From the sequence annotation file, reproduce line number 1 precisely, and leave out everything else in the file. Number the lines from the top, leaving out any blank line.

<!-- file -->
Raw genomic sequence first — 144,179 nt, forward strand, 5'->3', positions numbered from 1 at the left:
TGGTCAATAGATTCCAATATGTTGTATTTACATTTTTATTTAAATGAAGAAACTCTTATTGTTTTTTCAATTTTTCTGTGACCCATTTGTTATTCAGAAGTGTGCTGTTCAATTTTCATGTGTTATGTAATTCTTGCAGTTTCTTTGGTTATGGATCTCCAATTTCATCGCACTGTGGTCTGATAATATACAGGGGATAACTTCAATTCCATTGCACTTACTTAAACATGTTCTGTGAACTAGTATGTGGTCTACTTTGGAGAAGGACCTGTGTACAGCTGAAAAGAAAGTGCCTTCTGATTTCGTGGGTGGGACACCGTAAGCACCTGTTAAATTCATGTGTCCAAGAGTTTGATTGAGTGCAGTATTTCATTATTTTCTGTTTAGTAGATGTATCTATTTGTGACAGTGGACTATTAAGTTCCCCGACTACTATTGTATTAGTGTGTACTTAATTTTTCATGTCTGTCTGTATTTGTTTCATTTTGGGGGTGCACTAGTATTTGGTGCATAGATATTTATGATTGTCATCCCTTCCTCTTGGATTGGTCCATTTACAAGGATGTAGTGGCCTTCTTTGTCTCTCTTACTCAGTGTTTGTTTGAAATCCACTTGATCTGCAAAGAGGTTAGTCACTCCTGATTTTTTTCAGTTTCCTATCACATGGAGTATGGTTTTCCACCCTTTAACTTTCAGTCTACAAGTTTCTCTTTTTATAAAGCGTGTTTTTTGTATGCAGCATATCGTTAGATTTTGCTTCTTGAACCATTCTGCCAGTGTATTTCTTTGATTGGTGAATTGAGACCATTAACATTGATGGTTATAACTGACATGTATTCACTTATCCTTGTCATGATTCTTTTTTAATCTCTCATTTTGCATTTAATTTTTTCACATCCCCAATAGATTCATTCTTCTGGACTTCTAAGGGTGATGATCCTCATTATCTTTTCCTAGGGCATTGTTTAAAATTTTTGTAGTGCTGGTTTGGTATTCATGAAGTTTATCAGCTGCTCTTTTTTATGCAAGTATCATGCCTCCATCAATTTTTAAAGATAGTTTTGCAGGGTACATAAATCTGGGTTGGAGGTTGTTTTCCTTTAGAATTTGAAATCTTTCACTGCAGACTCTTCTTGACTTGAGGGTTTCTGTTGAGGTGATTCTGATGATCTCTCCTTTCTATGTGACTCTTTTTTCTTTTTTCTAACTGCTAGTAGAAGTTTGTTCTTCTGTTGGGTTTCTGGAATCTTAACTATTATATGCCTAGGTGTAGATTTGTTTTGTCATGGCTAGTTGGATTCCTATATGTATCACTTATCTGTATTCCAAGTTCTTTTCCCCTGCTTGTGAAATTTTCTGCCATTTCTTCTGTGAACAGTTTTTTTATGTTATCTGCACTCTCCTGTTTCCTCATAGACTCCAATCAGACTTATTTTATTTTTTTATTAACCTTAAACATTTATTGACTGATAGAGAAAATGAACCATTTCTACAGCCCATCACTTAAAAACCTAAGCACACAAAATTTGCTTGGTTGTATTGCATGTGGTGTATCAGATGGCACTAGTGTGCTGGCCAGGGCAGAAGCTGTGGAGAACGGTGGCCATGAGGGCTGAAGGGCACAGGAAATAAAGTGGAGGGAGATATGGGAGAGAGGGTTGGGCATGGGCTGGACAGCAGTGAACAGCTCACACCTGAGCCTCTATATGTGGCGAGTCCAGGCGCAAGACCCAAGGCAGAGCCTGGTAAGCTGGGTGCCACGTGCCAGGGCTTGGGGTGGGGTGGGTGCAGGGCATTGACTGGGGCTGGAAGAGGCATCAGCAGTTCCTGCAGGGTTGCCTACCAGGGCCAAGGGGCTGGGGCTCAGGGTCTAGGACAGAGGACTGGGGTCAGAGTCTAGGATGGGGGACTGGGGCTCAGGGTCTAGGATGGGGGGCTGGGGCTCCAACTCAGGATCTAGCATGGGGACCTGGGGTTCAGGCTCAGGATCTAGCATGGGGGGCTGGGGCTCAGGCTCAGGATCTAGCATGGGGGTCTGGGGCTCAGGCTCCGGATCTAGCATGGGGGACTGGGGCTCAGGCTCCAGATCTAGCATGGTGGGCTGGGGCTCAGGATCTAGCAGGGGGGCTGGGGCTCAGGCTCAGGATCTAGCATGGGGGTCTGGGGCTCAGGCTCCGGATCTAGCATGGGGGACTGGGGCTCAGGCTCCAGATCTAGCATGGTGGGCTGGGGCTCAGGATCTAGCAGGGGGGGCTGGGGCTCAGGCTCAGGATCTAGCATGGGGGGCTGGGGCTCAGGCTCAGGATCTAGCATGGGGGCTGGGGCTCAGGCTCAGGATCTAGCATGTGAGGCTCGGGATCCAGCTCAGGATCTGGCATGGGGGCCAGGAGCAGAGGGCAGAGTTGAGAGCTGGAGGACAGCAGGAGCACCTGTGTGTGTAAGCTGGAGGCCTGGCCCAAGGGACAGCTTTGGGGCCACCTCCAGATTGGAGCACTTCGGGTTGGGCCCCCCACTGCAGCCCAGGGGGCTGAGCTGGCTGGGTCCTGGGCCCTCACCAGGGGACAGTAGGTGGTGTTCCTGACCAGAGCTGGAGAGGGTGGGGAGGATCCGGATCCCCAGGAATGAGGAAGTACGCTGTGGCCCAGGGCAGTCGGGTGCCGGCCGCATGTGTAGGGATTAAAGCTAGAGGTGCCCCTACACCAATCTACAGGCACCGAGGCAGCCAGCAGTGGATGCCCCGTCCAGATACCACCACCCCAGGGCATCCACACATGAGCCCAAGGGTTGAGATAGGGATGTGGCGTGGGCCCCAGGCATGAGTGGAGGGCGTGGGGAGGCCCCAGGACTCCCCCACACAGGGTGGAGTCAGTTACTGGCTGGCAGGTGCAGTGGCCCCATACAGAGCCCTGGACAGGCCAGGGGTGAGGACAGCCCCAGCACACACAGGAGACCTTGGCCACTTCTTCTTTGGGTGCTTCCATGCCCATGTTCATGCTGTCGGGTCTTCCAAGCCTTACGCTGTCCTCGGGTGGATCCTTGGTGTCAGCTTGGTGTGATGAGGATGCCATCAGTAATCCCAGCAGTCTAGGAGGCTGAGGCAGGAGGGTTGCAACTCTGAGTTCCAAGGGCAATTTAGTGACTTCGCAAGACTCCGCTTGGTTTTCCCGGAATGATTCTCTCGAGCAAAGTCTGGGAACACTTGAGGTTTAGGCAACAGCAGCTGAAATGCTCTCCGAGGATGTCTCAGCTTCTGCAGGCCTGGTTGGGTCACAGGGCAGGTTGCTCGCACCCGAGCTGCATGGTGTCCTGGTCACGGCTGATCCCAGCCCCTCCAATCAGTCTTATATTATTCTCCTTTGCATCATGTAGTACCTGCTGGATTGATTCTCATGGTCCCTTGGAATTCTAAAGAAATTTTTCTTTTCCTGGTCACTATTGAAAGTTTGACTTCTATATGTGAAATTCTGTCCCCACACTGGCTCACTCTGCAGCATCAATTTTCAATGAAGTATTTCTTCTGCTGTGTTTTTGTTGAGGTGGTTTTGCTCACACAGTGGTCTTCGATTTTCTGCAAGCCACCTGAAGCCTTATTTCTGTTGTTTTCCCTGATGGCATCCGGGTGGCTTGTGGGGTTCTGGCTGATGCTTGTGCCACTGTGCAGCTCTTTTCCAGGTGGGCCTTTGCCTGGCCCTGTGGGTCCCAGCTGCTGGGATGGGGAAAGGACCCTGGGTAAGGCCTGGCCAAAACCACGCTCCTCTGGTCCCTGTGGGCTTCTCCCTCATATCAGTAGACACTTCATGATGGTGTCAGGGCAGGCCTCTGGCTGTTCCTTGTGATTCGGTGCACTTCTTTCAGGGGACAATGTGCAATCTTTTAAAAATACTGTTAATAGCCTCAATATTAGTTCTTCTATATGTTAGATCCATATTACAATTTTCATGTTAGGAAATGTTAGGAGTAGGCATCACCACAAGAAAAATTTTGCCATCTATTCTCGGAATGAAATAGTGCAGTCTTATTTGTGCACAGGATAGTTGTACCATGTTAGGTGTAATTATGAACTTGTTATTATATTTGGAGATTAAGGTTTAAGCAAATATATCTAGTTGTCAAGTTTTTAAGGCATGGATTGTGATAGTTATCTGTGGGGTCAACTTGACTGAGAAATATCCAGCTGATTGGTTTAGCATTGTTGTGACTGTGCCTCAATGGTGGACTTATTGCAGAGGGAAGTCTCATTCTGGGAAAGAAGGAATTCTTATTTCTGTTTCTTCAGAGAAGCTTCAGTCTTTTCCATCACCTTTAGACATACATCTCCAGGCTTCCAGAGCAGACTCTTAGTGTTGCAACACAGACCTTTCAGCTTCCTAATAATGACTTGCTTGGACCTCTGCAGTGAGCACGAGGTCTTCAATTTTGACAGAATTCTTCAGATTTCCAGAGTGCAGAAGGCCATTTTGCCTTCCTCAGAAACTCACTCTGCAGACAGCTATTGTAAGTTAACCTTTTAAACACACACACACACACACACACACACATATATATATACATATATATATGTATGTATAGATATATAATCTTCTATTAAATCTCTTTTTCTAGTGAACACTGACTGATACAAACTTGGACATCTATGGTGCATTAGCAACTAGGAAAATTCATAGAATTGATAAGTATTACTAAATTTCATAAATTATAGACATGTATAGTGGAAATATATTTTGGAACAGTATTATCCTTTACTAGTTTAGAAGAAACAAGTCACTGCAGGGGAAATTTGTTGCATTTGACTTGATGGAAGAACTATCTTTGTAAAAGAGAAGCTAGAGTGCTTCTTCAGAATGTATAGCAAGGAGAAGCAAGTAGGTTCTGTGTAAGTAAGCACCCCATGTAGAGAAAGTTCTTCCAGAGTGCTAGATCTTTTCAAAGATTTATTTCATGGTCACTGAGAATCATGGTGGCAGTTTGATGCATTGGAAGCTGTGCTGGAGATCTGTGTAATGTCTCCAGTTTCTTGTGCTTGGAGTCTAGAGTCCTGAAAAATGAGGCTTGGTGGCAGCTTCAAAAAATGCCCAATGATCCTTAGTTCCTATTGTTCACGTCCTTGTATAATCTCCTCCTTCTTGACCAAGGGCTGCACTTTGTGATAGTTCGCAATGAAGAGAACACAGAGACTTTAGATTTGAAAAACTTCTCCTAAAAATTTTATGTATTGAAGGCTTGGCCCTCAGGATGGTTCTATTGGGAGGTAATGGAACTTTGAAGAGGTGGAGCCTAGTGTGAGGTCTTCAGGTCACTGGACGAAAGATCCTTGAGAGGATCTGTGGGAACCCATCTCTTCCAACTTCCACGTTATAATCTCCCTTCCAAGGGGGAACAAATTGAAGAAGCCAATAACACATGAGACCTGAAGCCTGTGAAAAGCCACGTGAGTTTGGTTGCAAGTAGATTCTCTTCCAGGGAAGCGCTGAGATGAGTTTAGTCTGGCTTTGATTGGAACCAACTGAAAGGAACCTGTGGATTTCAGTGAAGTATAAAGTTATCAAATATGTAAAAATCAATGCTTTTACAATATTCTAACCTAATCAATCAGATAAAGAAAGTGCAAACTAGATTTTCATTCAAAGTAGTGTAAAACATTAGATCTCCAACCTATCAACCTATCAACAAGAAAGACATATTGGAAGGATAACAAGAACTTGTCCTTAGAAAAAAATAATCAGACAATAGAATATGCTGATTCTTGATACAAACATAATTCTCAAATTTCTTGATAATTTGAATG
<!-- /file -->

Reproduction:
Raw genomic sequence first — 144,179 nt, forward strand, 5'->3', positions numbered from 1 at the left: